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LibraryThing member HokieGeek
A very powerful story of which there are many which are simultaneously just like this one and utterly unique and personal. The comic book format is very well used to convey more than mere words could. Brilliant!
LibraryThing member SqueakyChu
I finally got around to reading this book. It left a very deep impression on me. I, as did Art Spiegelman, lost close family in Auschwitz, Poland.

This was an amazing read. I think it was positively brilliant of the author/illustrator to use the graphic novel as the genre in which to present his
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father's story.

Readers of comics are often those who choose to enter a world of fantasy. Bringing the story of the Holocaust to readers of comics greatly enlarges the number of those who are informed of this great tragedy of World War II.

The idea of each race or religion as a different animal was startling. I began to think of why the author may have chosen to do this. I think it was a way of showing how people tend to stereotype one another. I was mindful of the fact that the Nazis were the cats, while the Jews were the lowly mice. I'm curious as to why Spiegelman chose to depict the Poles as pigs. Disdain, perhaps?

In addition, portraying people as animals is another way of allowing those who otherwise would not read about the Holocaust to do so. Seeing people's faces and expressions makes it too painfully real. The animals allow a little distance between the reader and the reality that existed in that time and place.

I was intrigued by Artie's relationship with his father. I can see how the war years changed the father and what pain he carried in his old age. I can also see the impatience and lack of understanding by Artie. There is a world of difference between Holocaust survivors and children of Holocaust survivors. This is very well depicted in the book.

I thought it good of Artie's father to share his personal story with his son. Neither my father nor my mother ever would. What I learned of the war years, I learned from my aunt and uncle many years after both of my parents were dead.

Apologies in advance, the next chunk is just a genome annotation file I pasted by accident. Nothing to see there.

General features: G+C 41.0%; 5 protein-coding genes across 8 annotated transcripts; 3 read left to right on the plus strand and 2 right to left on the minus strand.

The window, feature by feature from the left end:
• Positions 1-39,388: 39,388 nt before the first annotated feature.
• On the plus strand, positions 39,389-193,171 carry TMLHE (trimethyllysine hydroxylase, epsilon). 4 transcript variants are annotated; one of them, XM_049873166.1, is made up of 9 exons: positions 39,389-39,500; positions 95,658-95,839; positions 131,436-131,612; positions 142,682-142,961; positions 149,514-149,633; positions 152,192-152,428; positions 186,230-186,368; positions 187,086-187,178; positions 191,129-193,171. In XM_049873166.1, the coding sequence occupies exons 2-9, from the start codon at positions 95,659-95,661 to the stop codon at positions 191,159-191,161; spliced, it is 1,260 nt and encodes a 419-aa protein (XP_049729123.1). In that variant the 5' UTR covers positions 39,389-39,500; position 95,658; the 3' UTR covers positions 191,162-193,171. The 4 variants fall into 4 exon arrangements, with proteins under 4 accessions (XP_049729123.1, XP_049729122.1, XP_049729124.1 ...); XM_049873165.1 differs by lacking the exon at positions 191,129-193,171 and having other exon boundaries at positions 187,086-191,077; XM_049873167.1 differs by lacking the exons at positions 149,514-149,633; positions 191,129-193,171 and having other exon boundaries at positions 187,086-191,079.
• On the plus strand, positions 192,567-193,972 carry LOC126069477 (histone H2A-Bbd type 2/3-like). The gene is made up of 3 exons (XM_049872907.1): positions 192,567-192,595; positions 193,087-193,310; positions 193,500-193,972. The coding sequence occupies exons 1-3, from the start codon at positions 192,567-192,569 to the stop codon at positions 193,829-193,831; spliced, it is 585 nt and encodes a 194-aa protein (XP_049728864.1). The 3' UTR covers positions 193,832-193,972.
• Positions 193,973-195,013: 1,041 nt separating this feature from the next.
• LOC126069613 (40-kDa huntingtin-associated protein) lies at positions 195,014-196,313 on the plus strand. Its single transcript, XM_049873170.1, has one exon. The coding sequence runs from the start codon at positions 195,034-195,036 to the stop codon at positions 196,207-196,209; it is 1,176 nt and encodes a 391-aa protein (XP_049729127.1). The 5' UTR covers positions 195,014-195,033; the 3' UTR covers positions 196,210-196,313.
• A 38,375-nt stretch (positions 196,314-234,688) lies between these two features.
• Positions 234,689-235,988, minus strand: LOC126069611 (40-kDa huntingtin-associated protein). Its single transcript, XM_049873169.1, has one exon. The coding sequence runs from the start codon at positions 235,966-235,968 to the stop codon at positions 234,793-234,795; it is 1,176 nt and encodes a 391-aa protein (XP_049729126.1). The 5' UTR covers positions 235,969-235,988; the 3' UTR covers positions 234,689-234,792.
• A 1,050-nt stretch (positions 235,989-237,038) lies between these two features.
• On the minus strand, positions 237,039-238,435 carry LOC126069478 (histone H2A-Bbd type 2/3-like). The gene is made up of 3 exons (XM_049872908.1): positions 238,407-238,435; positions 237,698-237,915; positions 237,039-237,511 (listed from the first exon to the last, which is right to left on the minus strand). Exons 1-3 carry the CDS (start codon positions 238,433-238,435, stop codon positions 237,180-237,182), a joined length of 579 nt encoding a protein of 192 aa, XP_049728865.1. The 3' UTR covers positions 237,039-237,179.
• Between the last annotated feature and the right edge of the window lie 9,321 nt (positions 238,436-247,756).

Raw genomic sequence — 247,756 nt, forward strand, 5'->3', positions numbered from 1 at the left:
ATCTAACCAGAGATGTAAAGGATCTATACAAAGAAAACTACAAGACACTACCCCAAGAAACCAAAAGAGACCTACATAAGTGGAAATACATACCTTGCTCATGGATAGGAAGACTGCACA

Another aspect of this book that made it especially readable was the interjection of Artie's conversations with his father. It left a little breathing space - time for some relief from the oppressive tension of the story itself. That painful story is often too depressing for people to read in large amounts.

The drawing of the Auschwitz concentration camp gateway near the end of the book left me with a very heavy heart. :(
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LibraryThing member writestuff
Art Spiegelman won the 1992 Pulitzer Prize under the category of Special Awards and Citations - Letters for his amazing graphic books Maus I and Maus II. The books comprise a powerful memoir which recount the lives and survival of the author’s parents Vladek and Anja Spiegelman’s during WWII in
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Poland where they were eventually captured and transported to Auswchitz. But it is also a story about Art Spiegelman’s difficult relationship with his father, and the impact of survival on the survivor’s family.

Told in a cartoon format where the Jews are portrayed as mice and the Nazi soldiers as cats, the story gains much of its power from the form in which it is written.

Spiegelman alternates between Poland during the war (where Vladek recounts the terrible and terrifying days of the Nazi occupation) and Rego Park, New York in the 1980s (where Art and his aging father struggle to establish meaningful lives together).

The result is a story which compels the reader to keep turning the pages while terror comes to life through vivid illustrations. It is a story of survival and finally of love - love between a man and a woman which the German camps could not destroy, and love between a father and son. Maus I: My Father Bleeds History and Maus II: And Here My Troubles Began are powerful documentaries of a family who survived the Holocaust and its impact on their future and the child who was born after the war.

This was my first foray into Graphic Art as story and I was moved and touched by it. If you decide to read Spiegelman’s work, you must read both books, back to back without a rest in between.

Highly recommended.
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LibraryThing member jasbro
Maus was compelling to read, and all the more so for being a graphic novel. I confess to having dismissed it early on due to the format, but then discovered Speigelman’s storytelling genius. His technique of pitting mice and cats against one another particularly impressed me; it’s a gentle way
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to highlight the gulf between polar opposite groups, to soften (a bit) the horror of what actually happened, and yet to still relate a faithful account of his father’s experience. Reading Maus (and Maus II) put Speigelman pretty high on my list(s).
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LibraryThing member Crazymamie
Originally published as a serialized insert over a period of eleven years in the magazine Raw, this graphic novel broke new ground between comic strip and novel, and was one of the works that helped to create a new genre. The first six chapters of that strip are gathered together in this first